The way I see it,
safety can be divided into several categories:
Protection of your water craft, tube, pontoon, etc
from damage while on the water
Backup maintenance while off the water
Launching and leaving the water without upset
Weather, water currents, wind - dealing with
Personal Safety: Eyes from hooks & sharp objects,
exposure to sun, wet, cold, fitness to tube
Other large or fast water craft driven dangerously
close and collision avoidance
Situation recovery in the event of ending up in the
water for whatever reason
It is our
responsibility to ourselves, and to other water users, to
take care of these BEFORE we go on the water.
Some of these
issues apply to all small craft, some are specific to the float
Place donut tubes on the ground at the waters
edge, with the fins placed under the tube seat in the "working"
position. Next step into the tube. Slip your feet into the fins,
one at a time, and sit on the backrest while you pull on the fin
heel straps. Pick the tube up by the handles with you inside and
walk backwards out into 18" of water, sit down, clip up the crotch strap
and paddle away, clipping up the stripping apron as you go.
If you have a Vee Tube life is simpler. Put on your fins at
the water's edge, with the tube beside you to rest against.
Place the tube floating on the water in the 4"- 6" deep area,
reverse into the water with your fins on and push it out in
front of you.
When you get to 18" of water sit down and close
the bar, if it has one. Velcro up the stripping apron so
you can't drop any tackle in and paddle out.
To get out, fin gently into the shallows, stand up and walk
backwards out of the water. Sit down and remove your fins. Then
step out of the round tube or open the vee tube and walk out.
launching sites ( mud traps the fins, and you can trip up ) and sharp
rocky launch sites ( scrapes the underside of your tube, and you might push
it down onto a sharp edge with your full weight while getting in and out).
Unsuitable launch sites cause wear and tear on your craft during the launch or exit from the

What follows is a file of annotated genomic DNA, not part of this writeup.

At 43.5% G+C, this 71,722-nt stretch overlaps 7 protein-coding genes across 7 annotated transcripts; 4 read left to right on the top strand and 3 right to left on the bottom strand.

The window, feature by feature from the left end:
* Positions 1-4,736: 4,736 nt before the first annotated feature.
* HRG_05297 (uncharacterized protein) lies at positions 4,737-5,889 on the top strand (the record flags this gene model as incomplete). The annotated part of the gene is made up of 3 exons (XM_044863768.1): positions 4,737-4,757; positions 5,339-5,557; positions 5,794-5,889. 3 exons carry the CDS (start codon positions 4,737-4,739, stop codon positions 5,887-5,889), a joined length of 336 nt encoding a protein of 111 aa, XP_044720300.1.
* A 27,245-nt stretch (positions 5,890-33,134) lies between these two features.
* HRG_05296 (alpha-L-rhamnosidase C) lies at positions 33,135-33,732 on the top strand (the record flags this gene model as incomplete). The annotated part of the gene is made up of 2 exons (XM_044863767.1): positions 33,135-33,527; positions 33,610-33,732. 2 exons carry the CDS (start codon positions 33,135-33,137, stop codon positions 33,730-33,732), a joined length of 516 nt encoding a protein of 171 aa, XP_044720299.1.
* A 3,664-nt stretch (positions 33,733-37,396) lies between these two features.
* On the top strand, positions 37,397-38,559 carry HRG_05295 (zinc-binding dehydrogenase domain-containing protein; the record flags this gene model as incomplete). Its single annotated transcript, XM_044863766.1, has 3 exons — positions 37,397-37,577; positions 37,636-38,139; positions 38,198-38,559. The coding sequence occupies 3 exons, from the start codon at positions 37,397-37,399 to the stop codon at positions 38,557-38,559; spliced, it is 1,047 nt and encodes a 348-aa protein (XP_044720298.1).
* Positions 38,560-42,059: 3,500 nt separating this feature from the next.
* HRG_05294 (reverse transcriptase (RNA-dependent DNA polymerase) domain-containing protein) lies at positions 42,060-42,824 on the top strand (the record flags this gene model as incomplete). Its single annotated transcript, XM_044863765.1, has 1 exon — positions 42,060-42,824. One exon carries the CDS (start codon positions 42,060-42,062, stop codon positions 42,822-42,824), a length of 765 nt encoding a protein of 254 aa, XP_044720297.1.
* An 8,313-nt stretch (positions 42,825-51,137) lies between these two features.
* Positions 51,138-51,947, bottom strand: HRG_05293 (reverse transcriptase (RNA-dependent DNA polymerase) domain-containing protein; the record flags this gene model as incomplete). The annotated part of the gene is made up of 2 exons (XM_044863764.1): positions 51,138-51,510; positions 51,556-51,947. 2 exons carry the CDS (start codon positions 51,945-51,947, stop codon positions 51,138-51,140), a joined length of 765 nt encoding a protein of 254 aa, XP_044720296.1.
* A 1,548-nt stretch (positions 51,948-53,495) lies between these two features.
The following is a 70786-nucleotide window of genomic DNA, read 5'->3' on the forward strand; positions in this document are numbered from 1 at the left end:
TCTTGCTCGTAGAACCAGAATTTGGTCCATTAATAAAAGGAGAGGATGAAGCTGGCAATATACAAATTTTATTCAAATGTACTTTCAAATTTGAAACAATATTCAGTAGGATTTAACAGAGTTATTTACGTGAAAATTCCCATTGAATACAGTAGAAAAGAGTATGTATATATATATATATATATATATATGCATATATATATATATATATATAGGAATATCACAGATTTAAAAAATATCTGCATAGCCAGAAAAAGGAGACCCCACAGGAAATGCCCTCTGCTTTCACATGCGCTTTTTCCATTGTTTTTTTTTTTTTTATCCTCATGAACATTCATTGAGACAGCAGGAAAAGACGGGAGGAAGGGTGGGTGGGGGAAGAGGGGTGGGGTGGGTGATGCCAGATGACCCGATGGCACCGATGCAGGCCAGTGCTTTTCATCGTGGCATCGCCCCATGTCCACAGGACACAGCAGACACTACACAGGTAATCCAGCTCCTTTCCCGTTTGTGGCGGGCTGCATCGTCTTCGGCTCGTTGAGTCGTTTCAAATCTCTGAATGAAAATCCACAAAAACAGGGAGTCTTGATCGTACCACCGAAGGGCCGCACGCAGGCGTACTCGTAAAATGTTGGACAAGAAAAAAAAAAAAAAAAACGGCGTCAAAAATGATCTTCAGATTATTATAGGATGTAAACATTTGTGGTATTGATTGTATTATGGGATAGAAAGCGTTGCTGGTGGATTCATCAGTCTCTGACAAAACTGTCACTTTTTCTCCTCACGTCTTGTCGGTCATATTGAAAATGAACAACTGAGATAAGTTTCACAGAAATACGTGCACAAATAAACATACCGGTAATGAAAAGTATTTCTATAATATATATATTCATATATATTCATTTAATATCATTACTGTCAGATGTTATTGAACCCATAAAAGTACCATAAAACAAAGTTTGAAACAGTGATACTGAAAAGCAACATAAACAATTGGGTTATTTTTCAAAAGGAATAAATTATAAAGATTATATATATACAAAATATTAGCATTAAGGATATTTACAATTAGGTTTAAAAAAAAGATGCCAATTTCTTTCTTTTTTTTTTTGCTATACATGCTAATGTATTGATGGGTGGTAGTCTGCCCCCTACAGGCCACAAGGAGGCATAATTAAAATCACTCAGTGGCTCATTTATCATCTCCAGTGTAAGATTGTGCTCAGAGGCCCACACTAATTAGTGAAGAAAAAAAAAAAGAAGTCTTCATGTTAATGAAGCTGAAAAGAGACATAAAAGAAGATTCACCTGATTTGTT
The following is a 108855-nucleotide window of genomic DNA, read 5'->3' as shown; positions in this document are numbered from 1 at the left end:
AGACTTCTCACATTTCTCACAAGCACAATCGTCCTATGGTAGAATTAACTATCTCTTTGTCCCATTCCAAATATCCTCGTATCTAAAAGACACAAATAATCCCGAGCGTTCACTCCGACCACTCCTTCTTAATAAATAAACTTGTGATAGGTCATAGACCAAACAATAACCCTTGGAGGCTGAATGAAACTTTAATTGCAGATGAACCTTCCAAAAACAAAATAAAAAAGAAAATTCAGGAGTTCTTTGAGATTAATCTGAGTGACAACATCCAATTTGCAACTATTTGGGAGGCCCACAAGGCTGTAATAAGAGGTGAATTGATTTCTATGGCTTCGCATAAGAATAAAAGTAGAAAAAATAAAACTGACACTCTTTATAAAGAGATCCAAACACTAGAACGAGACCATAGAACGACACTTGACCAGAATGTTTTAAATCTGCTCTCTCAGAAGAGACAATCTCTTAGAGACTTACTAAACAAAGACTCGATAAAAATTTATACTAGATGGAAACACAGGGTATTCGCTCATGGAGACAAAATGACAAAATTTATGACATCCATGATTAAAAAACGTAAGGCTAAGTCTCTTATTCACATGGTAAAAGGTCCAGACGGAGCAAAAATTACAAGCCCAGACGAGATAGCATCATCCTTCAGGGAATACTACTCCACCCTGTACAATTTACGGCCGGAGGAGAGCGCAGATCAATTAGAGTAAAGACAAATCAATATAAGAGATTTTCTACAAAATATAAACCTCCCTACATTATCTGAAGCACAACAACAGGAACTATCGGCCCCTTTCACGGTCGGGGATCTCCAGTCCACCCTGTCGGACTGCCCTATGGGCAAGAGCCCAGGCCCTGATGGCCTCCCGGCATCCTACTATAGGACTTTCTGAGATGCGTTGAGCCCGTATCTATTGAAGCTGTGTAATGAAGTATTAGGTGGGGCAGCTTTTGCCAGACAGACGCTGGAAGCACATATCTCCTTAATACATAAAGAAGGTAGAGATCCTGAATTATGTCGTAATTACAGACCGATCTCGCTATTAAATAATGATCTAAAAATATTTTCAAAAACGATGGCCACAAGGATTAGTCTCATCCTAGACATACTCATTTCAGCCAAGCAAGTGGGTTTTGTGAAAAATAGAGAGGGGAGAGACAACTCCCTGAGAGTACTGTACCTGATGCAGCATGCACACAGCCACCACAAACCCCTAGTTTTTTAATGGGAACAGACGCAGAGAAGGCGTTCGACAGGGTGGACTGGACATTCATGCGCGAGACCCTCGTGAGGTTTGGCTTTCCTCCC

water. What you want is a nice compacted gravel or sand beach.
When dithering about prior to launching,
let go of it! A breeze from the shore (behind) can easily blow your
unoccupied craft out onto the
water over deep water. This would leave you embarrassed and stuck on
the lakeshore looking helplessly at your tube, and having either to ask a friend to go get it, or else
walk around the lake to retrieve it where it blows ashore.
Personal Floatation Device:
Wear your life jacket all the time. If it is uncomfortable to
wear all the time, buy a better one. Do not plan on putting it
on when you need it.
Would you try putting on your seatbelt during a car
Automatic inflatable jackets are prone to going off in the back
of the car on the way home due to dampness, so a manual pull-cord
I currently use a buoyancy aid fishing jacket which also
doubles as a padded insulating waistcoat. A buoyancy aid gives
lift, but does not guarantee to keep you upright with face above
water, and has no crotch strap to prevent a possible wriggle
out. So a life jacket is safer than a buoyancy aid jacket.
economise with a cheap jacket, your life is worth more than any
cost saving, when the day arrives that the unexpected happens to
Waders: Neoprenes are warm against exposure, and add extra
buoyancy, two desirable qualities - so they should be regarded as
the standard. Thinwall lightweight breathables can serve as a
special use alternative for summer when neoprenes become too
heavy and warm.
In spring and autumn be aware of the fact that exposure is
dangerous. (I think that most death at sea are due to exposure
followed by drowning, where exposure saps energy and takes
away the ability to swim) If you get wet will you still be warm? Wool and fleece stay
warm, whether they are wet or dry. Neoprene is also warm, but
many other materials (cotton) while warm when dry are useless if they get
wet. A down jacket is an example. These materials are not
suitable as tubing clothing. Experienced water folks dress for
the water temperature first and the air temperature second.
Choose materials wisely: wool beats cotton, fleece beats down.
The float tube is a stillwater design:
So use it on lakes! Your water speed is too slow for safe